III. Related Matters

A. Regulatory Flexibility Act

The Regulatory Flexibility Act (“RFA”), 5 U.S.C. 601-611, requires that agencies, in proposing rules, consider the impact of those rules on small businesses. The Commission has previously established certain definitions of “small entities” to be used by the Commission in evaluating the impact of its rules on such entities in accordance with the RFA.[10] The Commission previously has determined that, based upon the fiduciary nature of the FCM/customer relationships, as well as the requirement that FCMs meet minimum financial requirements, FCMs should be excluded from the definition of small entities. With respect to IBs, the CFTC has stated that it is appropriate to evaluate within the context of a particular rule proposal whether some or all of the affected entities should be considered small entities and, if so, to analyze the economic impact on them of any rule.[11] In this regard, the rule being proposed would not require any IB to change its current method of doing business, and in fact eases a regulatory burden by permitting a single signature of the customer to represent an additional consent required by Commission regulations. Therefore, the Acting Chairman, on behalf of the Commission, hereby certifies, pursuant to 5 U.S.C. 605(b), that this proposed regulation will not have a significant Start Printed Page 64875economic impact on a substantial number of small entities.

B. Paperwork Reduction Act

The Paperwork Reduction Act of 1995 [12] imposes certain requirements on federal agencies (including the Commission) in connection with their conducting or sponsoring any collection of information as defined by the Paperwork Reduction Act (“PRA”). The amendment to Rule 1.55(d) that is the subject of this proposed rulemaking does not alter the paperwork burden associated with the OMB Collection of Information submission, OMB Control Number 3038-0022, Rules Pertaining to Contract Markets and Their Members, where the Commission most recently described the paperwork burden associated with the 2001 rulemaking amendments.[13] Thus, there is no need for an additional submission pursuant to the PRA.

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List of Subjects in 17 CFR Part 1

  • Brokers
  • Commodity Futures
  • Consumer protection
  • Disclosure
  • Reporting and recordkeeping requirements
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In consideration of the foregoing, and pursuant to the authority contained in the Commodity Exchange Act and, in particular, Sections 4b, 4c(b), and 8a(5) thereof, 7 U.S.C. 6b, 6c(b), and 12a(5) (2000), and pursuant to the authority contained in 5 U.S.C. 552 and 552b (2003), the Commission hereby proposes to amend Chapter I of Title 17 of the Code of Federal Regulations as follows:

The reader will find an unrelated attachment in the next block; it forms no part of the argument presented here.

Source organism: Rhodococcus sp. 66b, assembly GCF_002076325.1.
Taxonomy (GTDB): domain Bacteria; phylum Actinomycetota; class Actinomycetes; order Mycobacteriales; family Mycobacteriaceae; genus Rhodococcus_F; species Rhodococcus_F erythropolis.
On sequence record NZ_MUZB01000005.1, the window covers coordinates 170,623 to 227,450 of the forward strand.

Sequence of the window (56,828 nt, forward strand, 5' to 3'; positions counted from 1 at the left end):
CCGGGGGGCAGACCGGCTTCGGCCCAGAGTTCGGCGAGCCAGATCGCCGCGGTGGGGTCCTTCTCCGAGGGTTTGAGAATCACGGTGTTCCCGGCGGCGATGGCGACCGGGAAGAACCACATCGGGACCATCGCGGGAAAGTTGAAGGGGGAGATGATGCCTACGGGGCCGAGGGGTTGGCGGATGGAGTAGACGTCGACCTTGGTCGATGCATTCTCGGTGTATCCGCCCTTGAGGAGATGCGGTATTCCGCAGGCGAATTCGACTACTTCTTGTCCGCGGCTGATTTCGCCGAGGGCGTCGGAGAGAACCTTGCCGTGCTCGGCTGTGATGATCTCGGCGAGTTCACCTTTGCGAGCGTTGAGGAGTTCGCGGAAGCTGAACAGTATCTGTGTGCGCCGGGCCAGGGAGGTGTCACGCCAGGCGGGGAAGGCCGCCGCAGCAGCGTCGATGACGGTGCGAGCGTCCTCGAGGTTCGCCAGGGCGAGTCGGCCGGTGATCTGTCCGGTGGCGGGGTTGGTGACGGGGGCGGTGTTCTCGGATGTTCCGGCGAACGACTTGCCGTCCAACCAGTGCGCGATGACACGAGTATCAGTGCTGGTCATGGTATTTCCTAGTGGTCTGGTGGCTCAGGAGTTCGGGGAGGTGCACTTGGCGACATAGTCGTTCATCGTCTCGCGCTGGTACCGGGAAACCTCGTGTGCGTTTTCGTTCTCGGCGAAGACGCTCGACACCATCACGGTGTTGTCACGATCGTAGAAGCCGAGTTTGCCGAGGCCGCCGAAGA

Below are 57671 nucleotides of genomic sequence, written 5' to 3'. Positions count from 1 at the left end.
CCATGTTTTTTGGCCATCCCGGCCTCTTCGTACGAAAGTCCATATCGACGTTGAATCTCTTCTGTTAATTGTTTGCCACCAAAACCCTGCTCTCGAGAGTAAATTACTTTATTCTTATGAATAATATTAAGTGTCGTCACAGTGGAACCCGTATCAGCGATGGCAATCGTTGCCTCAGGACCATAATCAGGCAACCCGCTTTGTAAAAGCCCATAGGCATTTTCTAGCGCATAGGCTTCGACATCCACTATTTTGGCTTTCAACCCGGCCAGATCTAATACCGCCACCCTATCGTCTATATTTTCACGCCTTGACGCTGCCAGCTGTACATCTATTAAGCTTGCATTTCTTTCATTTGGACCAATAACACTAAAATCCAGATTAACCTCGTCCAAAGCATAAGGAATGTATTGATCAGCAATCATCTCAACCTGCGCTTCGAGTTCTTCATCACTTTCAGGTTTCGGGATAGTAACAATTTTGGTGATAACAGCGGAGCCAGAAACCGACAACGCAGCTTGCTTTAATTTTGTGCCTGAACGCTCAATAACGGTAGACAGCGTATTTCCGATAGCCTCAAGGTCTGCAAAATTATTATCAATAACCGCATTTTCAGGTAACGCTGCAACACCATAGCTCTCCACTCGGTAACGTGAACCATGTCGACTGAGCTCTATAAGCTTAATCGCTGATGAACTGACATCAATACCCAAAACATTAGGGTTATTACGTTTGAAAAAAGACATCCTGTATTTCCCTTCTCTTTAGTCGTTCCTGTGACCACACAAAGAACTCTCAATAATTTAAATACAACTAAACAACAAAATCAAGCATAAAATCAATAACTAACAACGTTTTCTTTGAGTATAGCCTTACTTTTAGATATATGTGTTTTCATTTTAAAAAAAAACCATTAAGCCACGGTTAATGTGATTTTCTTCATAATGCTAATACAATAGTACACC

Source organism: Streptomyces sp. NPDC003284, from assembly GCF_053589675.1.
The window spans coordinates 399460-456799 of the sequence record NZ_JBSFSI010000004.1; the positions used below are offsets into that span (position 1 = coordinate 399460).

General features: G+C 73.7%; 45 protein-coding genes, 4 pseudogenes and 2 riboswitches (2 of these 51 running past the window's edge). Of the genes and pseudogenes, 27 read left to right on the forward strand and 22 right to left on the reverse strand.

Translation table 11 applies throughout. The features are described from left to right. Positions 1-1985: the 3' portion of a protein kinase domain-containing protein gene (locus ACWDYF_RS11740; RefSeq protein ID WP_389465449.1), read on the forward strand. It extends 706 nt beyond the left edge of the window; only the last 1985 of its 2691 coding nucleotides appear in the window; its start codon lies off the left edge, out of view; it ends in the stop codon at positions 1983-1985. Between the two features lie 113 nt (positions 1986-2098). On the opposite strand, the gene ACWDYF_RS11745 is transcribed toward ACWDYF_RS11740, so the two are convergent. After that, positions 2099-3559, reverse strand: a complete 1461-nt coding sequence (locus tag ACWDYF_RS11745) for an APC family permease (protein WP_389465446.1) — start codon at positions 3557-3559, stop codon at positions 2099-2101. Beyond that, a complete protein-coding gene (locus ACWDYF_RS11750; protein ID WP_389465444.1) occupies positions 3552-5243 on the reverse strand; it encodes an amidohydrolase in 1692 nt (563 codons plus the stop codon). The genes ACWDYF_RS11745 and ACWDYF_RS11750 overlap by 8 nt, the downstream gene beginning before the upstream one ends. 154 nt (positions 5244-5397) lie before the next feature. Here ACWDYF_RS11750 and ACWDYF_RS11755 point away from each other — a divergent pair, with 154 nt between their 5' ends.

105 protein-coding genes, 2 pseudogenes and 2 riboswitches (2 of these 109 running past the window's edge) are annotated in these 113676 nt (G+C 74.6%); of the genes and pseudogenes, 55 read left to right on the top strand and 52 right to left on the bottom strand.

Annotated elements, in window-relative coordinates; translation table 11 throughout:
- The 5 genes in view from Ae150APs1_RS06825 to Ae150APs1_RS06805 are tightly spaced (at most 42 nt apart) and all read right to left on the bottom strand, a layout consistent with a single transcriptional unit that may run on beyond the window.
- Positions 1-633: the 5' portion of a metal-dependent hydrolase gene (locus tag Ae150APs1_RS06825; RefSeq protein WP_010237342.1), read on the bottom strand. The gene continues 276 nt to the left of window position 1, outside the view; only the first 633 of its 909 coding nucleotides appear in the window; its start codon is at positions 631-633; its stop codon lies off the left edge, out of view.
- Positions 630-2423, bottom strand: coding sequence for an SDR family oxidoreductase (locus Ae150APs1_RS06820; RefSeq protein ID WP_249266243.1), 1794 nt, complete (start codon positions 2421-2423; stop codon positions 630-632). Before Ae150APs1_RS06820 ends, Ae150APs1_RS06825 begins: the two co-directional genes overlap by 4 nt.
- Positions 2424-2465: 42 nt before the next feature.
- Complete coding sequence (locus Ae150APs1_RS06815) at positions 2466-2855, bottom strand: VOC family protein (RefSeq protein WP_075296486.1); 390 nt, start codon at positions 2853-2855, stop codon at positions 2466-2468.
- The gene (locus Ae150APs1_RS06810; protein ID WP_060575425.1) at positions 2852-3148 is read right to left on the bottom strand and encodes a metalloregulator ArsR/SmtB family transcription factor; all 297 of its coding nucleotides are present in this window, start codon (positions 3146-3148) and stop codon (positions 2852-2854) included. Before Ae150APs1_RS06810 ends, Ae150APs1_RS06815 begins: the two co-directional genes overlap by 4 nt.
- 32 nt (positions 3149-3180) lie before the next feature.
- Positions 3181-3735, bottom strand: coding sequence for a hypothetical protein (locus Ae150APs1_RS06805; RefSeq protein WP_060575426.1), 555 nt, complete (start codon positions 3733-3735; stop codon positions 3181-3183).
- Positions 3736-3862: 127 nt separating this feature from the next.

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1. The authority citation for Part 1 continues to read as follows:

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Authority: 7 U.S.C. 1a, 2, 4, 6, 6a, 6b, 6c, 6d, 6e, 6f, 6g, 6h, 6i, 6j, 6k, 6l, 6m, 6n, 6o, 6p, 7, 7a, 7b, 8, 9, 12, 12a, 12c, 13a, 13a-1, 16, 16a, 19, 21, 23, and 24, as amended by the Commodity Futures Modernization Act of 2000, appendix E of Pub. L. 106-554, 114 Stat. 2763 (2000).

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2. Section 1.55 is proposed to be amended by revising paragraph (d)(1) to read as follows:

Distribution of “Risk Disclosure Statement” by futures commission merchants and introducing brokers.
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(d) * * *

(1) Prior to the opening of such account, the futures commission merchant or introducing broker obtains an acknowledgment from the customer, which may consist of a single signature at the end of the futures commission merchant's or introducing broker's customer account agreement, or on a separate page, of the disclosure statements, consents and elections specified in this section and § 1.33(g), and in § 33.7, § 155.3(b)(2), § 155.4(b)(2), and § 190.06 of this chapter, and which may include authorization for the transfer of funds from a segregated customer account to another account of such customer, as listed directly above the signature line, provided the customer has acknowledged by check or other indication next to a description of each specified disclosure statement, consent or election that the customer has received and understood such disclosure statement or made such consent or election; and

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Dated: November 4, 2004.

By the Commission.

Jean A. Webb,

Secretary of the Commission.

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1.  65 FR 77993 at 78013 (December 13, 2000).

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3.  66 FR 45221 at 45226 (August 28, 2001) (proposed rules) and 66 FR 53510 at 53513 (October 23, 2001) (final rules).

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4.  58 FR 17495, 17498 (April 5, 1993).

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5.  See 57 FR 34853 (August 7, 1992).

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6.  58 FR at 17498.

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7.  Id. at 17498-99 & nn. 17-18.

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8.  This included the amendment of Rule 1.55(d)(1) and (2) to permit within the “single signature” format the consents: (2) to allow electronic transmission of statements under new rule 1.33(g), and (2) to transfer funds out of segregated accounts to another account (such as a money market account).

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9.  65 FR at 77993 (December 13, 2000).

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10.  47 FR 18618-18621 (April 30, 1982).

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12.  Pub. L. 104-13 (May 13, 1995).

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13.  See 66 FR 45221, 45228 (August 28, 2001).

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[FR Doc. 04-24949 Filed 11-8-04; 8:45 am]